Lee Bitsóí must reconcile daily with the fact he works for an institution born from the cultural genocide his own family experienced.
Bitsóí navigates this quandary as an Indigenous administrator at Durango’s Fort Lewis College.
Today, Fort Lewis’ student population is more than 40% Native American or Alaska Native. The institution prides itself on its diversity, inclusivity and a waiver covering the cost of tuition of any students from federally recognized Native American tribes or Alaska Native villages.
But the college originated more than a century ago as one of the country’s Native American boarding schools — institutions the federal government used to recruit Indigenous children from across the nation in an effort to strip them of their culture and force assimilation.
“There’s a tremendous tension between an institution like Fort Lewis dedicated to helping advance tribal sovereignty and serving diverse students and having a history connected to cultural genocide,” Fort Lewis College President Tom Stritikus said. “That needs to be talked about and not hid from.”
Bitsóí, fellow academics and tribal leaders are discussing how to move forward following a June announcement by Interior Secretary Deb Haaland calling for a comprehensive review of the Native American boarding school legacy. The action was prompted by the recent discovery of 215 unmarked graves by Canada’s Tk’emlúps te Secwepemc First Nation at the Kamloops Indian Residential School, according to the U.S. Department of the Interior’s announcement.
During a news conference in Denver last week, Haaland — the first Native American cabinet secretary in U.S. history — said the federal government will assist local communities in their goal of identifying every former federal boarding school in the country and investigating the potential for unmarked graves.
“Fundamentally, we just want to make sure families today get the information they’ve been wanting for decades and decades,” Haaland said.
At least two former Indian boarding schools in Colorado — Fort Lewis College’s old campus in Hesperus and the defunct Teller Indian School in Grand Junction — will be investigated for remains of Native children who attended those institutions.
Tribal leaders are being consulted to determine the most culturally sensitive way to go about such investigations, which experts said deserve to be thoughtful processes driven by the desires of the people most impacted by the tragic history.
“When you think about these schools and how they were a wholesale replacement of Native ways of seeing the world, that was in life as well as in death,” said John Seebach, an assistant professor of archeology at Colorado Mesa University. “Even in death, they’re prevented from going back to their home communities, buried in a Christian fashion. From life to death — assimilation.”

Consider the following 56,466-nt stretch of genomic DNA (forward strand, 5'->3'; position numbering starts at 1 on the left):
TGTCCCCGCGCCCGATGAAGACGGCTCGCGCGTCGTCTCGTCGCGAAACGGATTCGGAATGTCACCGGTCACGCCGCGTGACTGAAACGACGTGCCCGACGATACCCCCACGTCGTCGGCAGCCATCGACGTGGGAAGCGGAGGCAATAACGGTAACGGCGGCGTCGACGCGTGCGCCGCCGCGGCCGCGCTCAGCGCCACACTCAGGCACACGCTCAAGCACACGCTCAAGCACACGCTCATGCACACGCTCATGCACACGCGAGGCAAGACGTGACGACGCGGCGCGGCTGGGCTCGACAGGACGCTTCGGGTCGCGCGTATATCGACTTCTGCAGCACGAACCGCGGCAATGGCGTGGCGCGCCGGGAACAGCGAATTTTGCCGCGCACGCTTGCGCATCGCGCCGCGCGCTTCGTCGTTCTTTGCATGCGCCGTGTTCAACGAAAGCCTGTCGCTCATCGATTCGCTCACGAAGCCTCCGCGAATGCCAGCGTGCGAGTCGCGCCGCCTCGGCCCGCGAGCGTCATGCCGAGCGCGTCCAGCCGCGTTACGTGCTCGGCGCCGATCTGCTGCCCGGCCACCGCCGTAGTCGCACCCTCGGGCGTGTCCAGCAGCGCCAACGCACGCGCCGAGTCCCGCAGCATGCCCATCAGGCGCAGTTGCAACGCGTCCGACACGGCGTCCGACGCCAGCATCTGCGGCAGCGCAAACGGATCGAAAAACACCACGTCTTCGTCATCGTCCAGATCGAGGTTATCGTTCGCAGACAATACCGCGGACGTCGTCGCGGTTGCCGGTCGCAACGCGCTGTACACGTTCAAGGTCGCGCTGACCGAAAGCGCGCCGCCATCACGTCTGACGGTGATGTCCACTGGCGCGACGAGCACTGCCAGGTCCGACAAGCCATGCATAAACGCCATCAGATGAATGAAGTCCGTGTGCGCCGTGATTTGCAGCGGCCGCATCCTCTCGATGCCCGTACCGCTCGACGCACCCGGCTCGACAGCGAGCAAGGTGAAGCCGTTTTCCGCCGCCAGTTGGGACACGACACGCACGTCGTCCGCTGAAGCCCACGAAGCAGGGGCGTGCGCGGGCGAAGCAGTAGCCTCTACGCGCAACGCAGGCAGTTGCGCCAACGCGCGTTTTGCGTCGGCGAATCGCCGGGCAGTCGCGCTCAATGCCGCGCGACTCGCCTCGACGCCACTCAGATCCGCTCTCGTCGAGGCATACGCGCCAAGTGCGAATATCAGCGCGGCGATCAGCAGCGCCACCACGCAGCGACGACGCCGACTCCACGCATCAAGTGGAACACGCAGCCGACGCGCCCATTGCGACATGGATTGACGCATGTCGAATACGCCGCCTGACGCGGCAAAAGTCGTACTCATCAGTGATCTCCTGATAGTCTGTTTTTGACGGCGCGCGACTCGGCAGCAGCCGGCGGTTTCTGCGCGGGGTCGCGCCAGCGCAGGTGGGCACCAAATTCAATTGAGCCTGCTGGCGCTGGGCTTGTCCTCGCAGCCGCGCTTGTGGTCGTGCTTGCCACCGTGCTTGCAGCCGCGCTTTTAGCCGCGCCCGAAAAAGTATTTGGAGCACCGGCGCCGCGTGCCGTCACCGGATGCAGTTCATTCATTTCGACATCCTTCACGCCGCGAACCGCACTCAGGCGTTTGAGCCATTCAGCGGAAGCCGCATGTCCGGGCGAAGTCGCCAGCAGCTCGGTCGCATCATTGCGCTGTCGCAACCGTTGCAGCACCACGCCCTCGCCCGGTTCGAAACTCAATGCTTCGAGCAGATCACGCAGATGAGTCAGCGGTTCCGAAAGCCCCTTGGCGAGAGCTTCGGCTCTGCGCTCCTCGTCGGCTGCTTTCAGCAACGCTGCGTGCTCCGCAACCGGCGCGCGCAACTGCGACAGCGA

Beginning with the Indian Civilization Act of 1819, the U.S. enacted laws and policies establishing and supporting Indian boarding schools across the nation, the Department of the Interior said in announcing the Federal Indian Boarding School Initiative.
“The purpose of Indian boarding schools was to culturally assimilate Indigenous children by forcibly relocating them from their families and communities to distant residential facilities where their American Indian, Alaska Native and Native Hawaiian identities, languages and beliefs were to be forcibly suppressed,” the Interior Department said in its announcement. “For over 150 years, hundreds of thousands of Indigenous children were taken from their communities.”
The Old Fort
Bitsóí’s parents, aunts and uncles were among the Indigenous children placed in Indian boarding schools elsewhere in the nation.
When Bitsóí, who serves as Fort Lewis College’s diversity collaborative director and special adviser to the president for Native American affairs, first heard about the unmarked graves that were discovered in Canada, he felt the tightening grip of intergenerational trauma.
“It made me think of the potential or the possibility of any unmarked burials at any former Indian boarding school and then it made me begin to question what has taken place at the Old Fort site in Hesperus,” Bitsóí’ said. “It reminded me of what my parents and my aunts and uncles went through. It made me really think about what their experience was like and how they may not have had a voice to speak up for themselves and even if they did, they were probably beaten.”
Fort Lewis originally was a U.S. Army post constructed in Pagosa Springs before being relocated in 1880 to Hesperus, about a 20-minute drive west of Durango, said Lauren Savage, a Fort Lewis College spokeswoman. In 1891, Fort Lewis was decommissioned as an Army post and converted into the Fort Lewis Indian School, which operated until 1911.